“Pilgrims of both countries need not carry documents of certification but shall register at the border check post of the other party and receive a permit for pilgrimage”. This article profoundly establishes relationship between the people of both countries and spreads cultural and religious harmony among the nations.
Mutual respect to each other’s territorial integrity and sovereignty as one of the principles demonstrates respect to the country and its sovereignty. In the present world context it would help to build peace and would remove conflict between the countries.

Challenges before Co-Existence
Co-existence means learning to live together. Co-existence is accepting diversity and implying positive and truthful relationship among the humanity. Co-existence should not be seen within a limited framework of inter-state relation but should be perceived as intra-state, intra-community, intra-religion paradigm. The present world is separated in races, groups, clans, rich and poor, north and south. The great challenge is to build confidence among people and countries. Provide scope and opportunity to understand each other and to build up relationship and trust. Co-existence between people, races, religious groups, clans, tribes within a broad spectrum of distinctiveness will be the real test for all of us in the coming years. Human dignity and freedom of independence will be the measuring rod for the civilization.
Our Commitment:
The commitment for institutionalizing co-existence should be the agenda for all. It should start with the people, community, and civil society as a social movement not as a political agenda. Education is the basic foundation for the coexistence. Stronger education system with a responsive civil society and effective governance together can bring changes in the present world order.

Wednesday, June 23, 2004

Diagnosing the health of Medicines

Medicines that are dispensed at the health facilities by both Government and private hands in Somaliland do need to check its health, suggested one of my Telesom friends. You must be wondering about two factors one is Telesom friend and Health of medicine. Isn’t that? In Hargeisa town one private telecommunication company named Telesom provides unlimited talk time on the telephone over a fixed charge of amount per month. So most of the people like us take this advantage and chat for a long hour on any topic. This facility also helps to make friendship with people both known and unknown and I call them Telesom friend.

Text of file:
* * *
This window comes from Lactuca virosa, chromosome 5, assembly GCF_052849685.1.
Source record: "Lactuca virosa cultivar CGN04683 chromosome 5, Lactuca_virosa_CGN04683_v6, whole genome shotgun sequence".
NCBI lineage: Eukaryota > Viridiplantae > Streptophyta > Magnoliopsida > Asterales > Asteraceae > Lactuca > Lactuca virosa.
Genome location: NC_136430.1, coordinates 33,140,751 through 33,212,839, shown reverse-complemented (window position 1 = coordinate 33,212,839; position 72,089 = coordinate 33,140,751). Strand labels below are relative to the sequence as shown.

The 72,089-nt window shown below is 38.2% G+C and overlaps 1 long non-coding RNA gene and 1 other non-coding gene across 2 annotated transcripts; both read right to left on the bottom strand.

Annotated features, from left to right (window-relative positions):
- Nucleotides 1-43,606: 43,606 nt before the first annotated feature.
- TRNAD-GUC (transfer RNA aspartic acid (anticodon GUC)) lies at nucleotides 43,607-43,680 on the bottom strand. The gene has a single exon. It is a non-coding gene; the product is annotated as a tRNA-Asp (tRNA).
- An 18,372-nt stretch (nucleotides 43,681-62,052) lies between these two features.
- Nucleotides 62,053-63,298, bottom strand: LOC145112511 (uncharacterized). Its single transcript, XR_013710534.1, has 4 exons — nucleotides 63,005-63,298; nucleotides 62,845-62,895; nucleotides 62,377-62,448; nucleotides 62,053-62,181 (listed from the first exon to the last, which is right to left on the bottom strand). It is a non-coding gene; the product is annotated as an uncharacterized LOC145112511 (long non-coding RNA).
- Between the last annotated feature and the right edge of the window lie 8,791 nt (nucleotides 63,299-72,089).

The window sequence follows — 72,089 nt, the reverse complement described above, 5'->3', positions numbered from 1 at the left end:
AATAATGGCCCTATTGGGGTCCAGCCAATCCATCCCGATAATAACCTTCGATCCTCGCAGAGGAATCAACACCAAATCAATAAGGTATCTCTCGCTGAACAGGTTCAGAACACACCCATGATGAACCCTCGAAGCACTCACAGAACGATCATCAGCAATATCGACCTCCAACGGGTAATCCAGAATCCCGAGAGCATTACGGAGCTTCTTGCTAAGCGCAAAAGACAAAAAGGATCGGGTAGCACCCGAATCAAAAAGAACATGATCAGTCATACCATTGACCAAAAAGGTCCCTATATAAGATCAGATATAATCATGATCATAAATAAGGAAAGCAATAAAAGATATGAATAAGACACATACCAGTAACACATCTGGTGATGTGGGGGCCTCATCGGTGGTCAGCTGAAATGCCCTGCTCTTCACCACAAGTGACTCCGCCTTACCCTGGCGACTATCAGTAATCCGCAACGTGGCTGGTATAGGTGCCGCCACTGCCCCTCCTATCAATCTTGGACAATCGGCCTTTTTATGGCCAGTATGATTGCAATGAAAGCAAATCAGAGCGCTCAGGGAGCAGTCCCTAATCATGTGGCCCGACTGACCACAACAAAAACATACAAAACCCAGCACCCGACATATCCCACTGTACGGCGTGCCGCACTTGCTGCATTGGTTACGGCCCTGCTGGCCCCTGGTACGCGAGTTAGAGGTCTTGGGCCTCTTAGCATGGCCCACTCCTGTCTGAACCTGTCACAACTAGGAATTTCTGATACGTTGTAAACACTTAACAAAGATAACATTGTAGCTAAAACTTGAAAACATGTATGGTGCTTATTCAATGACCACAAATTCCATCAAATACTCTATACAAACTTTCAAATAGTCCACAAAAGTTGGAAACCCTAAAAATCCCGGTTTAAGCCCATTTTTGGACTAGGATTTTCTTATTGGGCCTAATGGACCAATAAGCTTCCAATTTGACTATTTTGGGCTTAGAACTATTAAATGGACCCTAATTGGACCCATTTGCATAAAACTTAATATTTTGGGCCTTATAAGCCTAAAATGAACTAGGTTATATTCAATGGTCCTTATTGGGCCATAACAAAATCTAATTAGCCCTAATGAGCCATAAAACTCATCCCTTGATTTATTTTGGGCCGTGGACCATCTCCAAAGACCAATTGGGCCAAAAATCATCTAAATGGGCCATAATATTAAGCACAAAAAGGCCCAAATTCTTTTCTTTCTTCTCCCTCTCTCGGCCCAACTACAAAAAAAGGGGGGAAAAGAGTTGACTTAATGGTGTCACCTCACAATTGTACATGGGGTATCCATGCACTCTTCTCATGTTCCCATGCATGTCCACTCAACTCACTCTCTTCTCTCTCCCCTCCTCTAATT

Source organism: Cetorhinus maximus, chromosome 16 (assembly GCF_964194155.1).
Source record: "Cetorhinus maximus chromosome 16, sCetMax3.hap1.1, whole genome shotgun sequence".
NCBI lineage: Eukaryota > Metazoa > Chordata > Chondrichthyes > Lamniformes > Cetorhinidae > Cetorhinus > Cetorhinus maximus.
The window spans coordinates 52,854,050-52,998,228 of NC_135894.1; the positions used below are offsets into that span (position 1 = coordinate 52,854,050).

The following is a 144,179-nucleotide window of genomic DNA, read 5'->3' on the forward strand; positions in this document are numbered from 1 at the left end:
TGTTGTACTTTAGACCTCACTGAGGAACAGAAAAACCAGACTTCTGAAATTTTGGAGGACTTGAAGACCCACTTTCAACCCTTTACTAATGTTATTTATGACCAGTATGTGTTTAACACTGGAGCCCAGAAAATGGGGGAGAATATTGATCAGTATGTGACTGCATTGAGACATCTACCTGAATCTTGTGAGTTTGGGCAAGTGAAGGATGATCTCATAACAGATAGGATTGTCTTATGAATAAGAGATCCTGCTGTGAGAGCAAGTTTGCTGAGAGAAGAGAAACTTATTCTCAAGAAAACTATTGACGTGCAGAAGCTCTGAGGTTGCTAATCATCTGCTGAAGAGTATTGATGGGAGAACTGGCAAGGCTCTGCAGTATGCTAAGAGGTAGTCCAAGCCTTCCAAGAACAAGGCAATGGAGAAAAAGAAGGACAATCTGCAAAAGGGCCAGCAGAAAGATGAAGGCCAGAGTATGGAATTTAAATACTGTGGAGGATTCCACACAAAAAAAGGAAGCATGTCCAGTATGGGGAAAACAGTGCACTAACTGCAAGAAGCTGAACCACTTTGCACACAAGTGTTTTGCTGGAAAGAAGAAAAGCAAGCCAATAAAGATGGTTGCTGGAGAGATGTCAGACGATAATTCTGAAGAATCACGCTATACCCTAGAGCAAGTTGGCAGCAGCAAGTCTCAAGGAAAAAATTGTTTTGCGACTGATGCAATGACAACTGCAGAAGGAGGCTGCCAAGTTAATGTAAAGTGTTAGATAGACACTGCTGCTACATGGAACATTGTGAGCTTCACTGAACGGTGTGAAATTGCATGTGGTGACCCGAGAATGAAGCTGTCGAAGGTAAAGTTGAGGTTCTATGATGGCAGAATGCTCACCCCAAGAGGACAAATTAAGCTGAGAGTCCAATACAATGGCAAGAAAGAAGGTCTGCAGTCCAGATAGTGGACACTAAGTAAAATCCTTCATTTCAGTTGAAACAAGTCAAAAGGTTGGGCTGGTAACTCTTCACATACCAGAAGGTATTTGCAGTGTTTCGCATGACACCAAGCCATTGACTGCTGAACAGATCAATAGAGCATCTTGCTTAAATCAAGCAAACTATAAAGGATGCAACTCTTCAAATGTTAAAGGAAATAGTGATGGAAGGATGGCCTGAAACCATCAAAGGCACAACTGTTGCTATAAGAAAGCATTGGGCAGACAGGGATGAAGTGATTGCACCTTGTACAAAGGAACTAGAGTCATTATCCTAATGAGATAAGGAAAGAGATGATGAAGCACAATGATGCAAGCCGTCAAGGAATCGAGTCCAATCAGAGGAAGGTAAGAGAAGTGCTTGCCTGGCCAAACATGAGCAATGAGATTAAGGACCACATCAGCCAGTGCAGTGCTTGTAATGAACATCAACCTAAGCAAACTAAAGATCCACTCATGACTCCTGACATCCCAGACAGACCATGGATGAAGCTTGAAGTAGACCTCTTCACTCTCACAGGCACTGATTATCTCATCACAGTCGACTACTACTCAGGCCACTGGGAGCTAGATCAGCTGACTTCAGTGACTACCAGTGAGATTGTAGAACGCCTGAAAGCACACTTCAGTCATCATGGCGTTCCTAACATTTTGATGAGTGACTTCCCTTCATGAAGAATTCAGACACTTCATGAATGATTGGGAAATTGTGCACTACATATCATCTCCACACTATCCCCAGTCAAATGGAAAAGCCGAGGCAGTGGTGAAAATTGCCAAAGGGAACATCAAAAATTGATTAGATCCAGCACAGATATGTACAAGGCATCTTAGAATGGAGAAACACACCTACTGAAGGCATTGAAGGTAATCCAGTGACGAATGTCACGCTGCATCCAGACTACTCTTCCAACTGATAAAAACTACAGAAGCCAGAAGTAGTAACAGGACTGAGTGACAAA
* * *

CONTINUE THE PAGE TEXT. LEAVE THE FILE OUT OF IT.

I light heartedly replied to my telesom friend, all over world only few drug companies are in collapsing stage or already collapsed but majority of them are always with high fever if you see the stock exchange bar you can know. Most of the drug companies’ health is good. My friend annoyed with my reply and said we should not joke for everything. This is very serious concern for all of us. I kept quite. The phone line then got disconnected when I tried to reconnect but there was no signal available.

The Situation

In the country the provision of drugs is left to the hands private suppliers. Except UN agencies, who procure drugs for their programme from their own secure sources, all most all agencies including Government buys from local open market through an open tender. I do not have statistics to comply what percent of people gets UN supplied drug but I roughly estimate more than 90% people buy from outside.

The prevailing situation in this country is no one obtains free medicines except some vaccines and few other medicines in Government Health Centre. Everybody has to pay for medicines. Paying for medicines is not always easy for people mostly poor. Many poor say, sometimes paying for drugs is more painful that disease itself.

Drug choice by people and also service providers in both rural and urban areas is mainly rest on two things one is drug name and another is drug manufacture country name. the general perception among people and health professionals about drug is, supplies come from India, China, Pakistan (Asian country) are relatively less qualitative than supplies from European nations. Reasons may be some drugs really are effective or may be it is only perception or propaganda. What ever reason may be there in, the real pain in neck is most of drugs suppliers do not keep drug efficacy report or laboratory test report of all drugs with them and many buyers not only individual but also institutions do not ask for it.